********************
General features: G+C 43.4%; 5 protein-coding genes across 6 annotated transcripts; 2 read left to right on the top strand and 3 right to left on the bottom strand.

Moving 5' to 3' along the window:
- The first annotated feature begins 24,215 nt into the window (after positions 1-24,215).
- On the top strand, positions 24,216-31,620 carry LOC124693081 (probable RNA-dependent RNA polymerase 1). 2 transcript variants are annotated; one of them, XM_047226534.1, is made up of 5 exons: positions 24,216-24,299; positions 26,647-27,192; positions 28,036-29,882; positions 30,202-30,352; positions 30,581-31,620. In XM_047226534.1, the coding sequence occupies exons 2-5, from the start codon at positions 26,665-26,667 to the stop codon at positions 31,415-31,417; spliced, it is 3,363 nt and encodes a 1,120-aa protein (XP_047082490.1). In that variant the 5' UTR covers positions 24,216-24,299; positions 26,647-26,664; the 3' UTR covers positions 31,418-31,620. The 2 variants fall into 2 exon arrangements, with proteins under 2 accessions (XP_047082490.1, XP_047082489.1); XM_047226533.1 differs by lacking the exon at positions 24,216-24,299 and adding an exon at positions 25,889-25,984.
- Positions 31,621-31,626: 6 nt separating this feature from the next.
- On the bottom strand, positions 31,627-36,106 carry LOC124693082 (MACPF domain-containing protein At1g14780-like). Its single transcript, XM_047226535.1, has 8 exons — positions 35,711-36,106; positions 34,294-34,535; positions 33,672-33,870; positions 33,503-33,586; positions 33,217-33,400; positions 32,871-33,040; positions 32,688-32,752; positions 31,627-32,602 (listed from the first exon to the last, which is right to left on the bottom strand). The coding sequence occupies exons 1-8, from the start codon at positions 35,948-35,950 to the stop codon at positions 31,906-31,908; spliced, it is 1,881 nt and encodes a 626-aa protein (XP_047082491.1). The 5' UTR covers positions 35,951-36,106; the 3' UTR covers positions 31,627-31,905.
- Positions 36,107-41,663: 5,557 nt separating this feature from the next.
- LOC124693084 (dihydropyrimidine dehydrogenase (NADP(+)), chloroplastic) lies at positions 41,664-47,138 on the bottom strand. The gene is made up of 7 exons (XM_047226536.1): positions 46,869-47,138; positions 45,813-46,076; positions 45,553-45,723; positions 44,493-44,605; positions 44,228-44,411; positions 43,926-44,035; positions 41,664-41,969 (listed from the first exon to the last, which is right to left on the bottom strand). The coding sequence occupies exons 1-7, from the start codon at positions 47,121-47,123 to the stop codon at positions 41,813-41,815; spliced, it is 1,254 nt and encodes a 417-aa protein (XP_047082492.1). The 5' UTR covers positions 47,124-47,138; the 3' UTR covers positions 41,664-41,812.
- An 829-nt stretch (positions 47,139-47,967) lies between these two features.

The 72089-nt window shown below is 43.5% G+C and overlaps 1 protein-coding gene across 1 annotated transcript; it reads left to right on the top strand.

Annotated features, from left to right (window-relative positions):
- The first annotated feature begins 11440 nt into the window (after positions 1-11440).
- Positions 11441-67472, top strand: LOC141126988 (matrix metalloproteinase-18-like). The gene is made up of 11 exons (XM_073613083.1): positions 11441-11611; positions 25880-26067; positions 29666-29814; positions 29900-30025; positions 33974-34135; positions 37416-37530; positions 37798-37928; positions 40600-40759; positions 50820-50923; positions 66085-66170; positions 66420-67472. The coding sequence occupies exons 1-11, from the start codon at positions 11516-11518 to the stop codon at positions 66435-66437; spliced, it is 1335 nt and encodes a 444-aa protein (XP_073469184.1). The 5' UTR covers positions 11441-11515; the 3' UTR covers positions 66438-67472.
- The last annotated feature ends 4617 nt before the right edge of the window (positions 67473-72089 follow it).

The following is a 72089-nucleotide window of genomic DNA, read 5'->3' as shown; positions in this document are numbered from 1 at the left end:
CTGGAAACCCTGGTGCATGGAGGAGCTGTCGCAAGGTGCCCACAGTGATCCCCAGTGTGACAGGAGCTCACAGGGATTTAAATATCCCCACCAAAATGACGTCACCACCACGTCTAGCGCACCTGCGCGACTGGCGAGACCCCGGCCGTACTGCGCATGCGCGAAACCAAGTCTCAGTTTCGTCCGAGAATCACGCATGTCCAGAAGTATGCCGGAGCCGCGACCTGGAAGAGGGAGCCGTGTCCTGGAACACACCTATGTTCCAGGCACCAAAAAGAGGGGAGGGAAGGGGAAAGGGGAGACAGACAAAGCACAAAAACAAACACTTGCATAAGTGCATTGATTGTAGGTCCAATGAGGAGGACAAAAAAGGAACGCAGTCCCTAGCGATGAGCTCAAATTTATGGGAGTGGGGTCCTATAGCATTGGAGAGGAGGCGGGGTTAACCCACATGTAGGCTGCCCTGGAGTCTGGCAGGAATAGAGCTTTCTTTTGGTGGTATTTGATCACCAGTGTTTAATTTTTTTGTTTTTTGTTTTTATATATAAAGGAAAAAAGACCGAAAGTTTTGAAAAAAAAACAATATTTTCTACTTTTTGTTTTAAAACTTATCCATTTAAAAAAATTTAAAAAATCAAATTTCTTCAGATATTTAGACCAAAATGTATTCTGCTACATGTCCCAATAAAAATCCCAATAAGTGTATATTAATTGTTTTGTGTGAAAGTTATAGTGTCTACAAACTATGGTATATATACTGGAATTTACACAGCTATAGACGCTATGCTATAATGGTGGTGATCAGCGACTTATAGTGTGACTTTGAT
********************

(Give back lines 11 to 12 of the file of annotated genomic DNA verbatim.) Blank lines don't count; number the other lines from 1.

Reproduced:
Annotated features, from left to right (window-relative positions):
- The first annotated feature begins 11440 nt into the window (after positions 1-11440).